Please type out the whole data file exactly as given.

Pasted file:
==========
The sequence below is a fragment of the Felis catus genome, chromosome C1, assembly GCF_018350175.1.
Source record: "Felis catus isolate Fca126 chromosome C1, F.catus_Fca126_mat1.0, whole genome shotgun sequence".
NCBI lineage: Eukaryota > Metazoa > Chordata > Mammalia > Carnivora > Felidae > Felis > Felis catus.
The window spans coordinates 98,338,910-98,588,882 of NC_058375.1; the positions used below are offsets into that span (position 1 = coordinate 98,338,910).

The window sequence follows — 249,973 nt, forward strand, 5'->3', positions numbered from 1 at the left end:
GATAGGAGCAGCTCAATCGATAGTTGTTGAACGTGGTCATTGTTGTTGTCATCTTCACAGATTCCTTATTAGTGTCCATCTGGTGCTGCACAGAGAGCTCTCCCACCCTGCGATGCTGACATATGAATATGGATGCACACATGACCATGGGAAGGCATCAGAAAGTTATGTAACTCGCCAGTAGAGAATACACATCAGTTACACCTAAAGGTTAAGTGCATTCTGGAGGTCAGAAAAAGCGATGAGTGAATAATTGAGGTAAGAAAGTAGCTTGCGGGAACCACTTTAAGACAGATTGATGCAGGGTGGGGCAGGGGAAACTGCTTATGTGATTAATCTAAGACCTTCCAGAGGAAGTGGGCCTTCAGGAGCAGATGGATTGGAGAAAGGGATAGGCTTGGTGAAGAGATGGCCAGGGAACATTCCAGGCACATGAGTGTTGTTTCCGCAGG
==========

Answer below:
The sequence below is a fragment of the Felis catus genome, chromosome C1, assembly GCF_018350175.1.
Source record: "Felis catus isolate Fca126 chromosome C1, F.catus_Fca126_mat1.0, whole genome shotgun sequence".
NCBI lineage: Eukaryota > Metazoa > Chordata > Mammalia > Carnivora > Felidae > Felis > Felis catus.
The window spans coordinates 98,338,910-98,588,882 of NC_058375.1; the positions used below are offsets into that span (position 1 = coordinate 98,338,910).

The window sequence follows — 249,973 nt, forward strand, 5'->3', positions numbered from 1 at the left end:
GATAGGAGCAGCTCAATCGATAGTTGTTGAACGTGGTCATTGTTGTTGTCATCTTCACAGATTCCTTATTAGTGTCCATCTGGTGCTGCACAGAGAGCTCTCCCACCCTGCGATGCTGACATATGAATATGGATGCACACATGACCATGGGAAGGCATCAGAAAGTTATGTAACTCGCCAGTAGAGAATACACATCAGTTACACCTAAAGGTTAAGTGCATTCTGGAGGTCAGAAAAAGCGATGAGTGAATAATTGAGGTAAGAAAGTAGCTTGCGGGAACCACTTTAAGACAGATTGATGCAGGGTGGGGCAGGGGAAACTGCTTATGTGATTAATCTAAGACCTTCCAGAGGAAGTGGGCCTTCAGGAGCAGATGGATTGGAGAAAGGGATAGGCTTGGTGAAGAGATGGCCAGGGAACATTCCAGGCACATGAGTGTTGTTTCCGCAGG